Farmers are allowed to borrow every cropping cycle, said Amparo. “We, however, hope that they will reach a point [where] they can sustain their own capital. It is actually our goal for our farmers to stop getting loans, not only from Cropital but also from different lenders.”
Some of the farmers have indeed stopped requesting for loans. Currently, the platform has around 80% retention rate on farmer borrowers. In Bohol, retention rate fell after just one cycle since some farmers’ crop yield spiked from 6 tons to 9 tons. This development was further bolstered by the very high price of palay or rice come harvest time.
Targeting more farmers
Amparo himself is no stranger to the plight of farmers. Having come from a family of farmers, the young man from Bulacan saw his own grandparents’ struggles.
“I have seen how my family [would] borrow capital every season at 5% interest per month, and never miss a payment. Instead of having more profit, the interest payment could eat up the already low income of the farmers,” he lamented. “I realized that this is both a problem and an opportunity, ripe for a new solution.”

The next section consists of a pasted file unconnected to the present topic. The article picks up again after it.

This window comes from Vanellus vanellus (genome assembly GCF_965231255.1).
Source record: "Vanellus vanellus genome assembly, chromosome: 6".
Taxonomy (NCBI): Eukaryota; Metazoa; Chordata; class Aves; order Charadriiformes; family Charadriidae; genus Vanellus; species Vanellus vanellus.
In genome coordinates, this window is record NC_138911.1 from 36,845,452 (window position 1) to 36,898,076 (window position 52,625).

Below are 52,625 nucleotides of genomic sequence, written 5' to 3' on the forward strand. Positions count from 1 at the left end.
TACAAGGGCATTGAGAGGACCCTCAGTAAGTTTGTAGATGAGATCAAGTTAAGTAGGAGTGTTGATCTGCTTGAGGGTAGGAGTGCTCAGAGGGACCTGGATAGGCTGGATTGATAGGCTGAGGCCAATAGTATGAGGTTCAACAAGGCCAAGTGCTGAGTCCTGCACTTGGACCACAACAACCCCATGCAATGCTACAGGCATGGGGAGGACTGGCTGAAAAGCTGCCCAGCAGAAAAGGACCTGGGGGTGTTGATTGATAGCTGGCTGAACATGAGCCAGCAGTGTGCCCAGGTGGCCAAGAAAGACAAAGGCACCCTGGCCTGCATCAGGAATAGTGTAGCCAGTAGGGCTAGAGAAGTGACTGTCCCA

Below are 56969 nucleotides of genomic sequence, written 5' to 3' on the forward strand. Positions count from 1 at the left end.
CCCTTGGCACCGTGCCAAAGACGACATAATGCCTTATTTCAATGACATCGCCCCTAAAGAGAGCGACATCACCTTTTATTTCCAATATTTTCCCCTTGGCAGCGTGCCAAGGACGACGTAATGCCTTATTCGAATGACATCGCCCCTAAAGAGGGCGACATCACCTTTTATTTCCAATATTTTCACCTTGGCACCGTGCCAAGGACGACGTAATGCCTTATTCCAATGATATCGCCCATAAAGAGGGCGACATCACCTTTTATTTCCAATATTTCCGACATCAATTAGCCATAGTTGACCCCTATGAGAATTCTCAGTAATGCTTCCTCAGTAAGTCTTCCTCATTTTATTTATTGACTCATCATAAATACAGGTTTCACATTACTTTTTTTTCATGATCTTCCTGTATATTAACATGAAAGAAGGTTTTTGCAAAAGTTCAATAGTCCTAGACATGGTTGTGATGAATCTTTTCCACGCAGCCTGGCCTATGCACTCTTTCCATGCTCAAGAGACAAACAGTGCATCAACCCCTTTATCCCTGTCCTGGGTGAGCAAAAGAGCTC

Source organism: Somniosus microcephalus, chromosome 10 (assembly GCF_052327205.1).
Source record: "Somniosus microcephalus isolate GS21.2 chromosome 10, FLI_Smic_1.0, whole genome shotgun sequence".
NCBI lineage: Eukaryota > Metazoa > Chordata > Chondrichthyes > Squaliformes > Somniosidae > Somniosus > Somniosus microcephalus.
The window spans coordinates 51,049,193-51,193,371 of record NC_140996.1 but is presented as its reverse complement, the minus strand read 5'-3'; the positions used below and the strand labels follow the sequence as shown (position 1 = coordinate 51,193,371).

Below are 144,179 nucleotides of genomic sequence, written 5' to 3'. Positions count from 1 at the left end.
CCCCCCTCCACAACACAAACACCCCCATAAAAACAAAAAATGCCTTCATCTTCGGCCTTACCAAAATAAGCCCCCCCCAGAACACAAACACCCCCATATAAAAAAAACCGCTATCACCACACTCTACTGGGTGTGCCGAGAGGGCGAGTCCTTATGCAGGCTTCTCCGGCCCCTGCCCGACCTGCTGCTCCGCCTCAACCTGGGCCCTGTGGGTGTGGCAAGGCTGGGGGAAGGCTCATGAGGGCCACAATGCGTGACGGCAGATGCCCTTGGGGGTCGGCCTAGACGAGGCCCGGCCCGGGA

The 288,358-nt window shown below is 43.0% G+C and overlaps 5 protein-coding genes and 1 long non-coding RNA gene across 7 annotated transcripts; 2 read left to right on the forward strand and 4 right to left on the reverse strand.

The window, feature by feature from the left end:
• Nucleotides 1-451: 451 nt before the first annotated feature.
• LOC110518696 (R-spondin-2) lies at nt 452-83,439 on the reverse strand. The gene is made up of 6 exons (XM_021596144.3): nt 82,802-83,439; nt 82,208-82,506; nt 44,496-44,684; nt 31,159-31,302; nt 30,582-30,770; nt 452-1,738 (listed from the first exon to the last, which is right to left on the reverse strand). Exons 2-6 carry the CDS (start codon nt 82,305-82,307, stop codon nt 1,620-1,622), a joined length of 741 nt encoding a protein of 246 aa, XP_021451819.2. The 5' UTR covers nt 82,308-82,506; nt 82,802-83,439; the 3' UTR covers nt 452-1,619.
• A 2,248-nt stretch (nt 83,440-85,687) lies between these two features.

This solution now has 4,000 active lenders and has distributed 800 loans worth P35 million to more than 500 farmers in 22 communities across seven provinces.
These provinces are Pangasinan, Bulacan, Pampanga, Batangas, Laguna, Leyte and Bohol. Among the many communities it serves are Rice Up Floridablanca, Rice Up Lubao, Padre Garcia, Santamasi Irrigator’s Association, and others.
Cropital, which achieved operational break even in 2018, also has a record of 94% on-time payment of loans.
Though Cropital has made remarkable strides since its establishment in 2015, its CEO admits 11 million small farmers in the Philippines still need their assistance.
Unlike Mario, this lot of 11 million do not have a “bumper crop” of good fortune and great opportunities on their side. Instead, they continue to struggle with their finances, fall prey to predatory loans, and thus fail to secure a bright future for their families.
“By 2030, hopefully, we’ll be able to reduce the number of predatory loans that are existing. With our mission to continually provide an ecosystem where farmers could actually thrive and stop being dependent on loans, this is actually the one that we want [every farmer and willing lender] to join,” Amparo said.
For now, however, farmers onboard Cropital are truly harvesting the benefits offered by the fintech platform. And as it continues to reach out to more small farmers in the country, it is also proving itself as a ripe solution to their problems which helped characterize Philippine agriculture for a long time.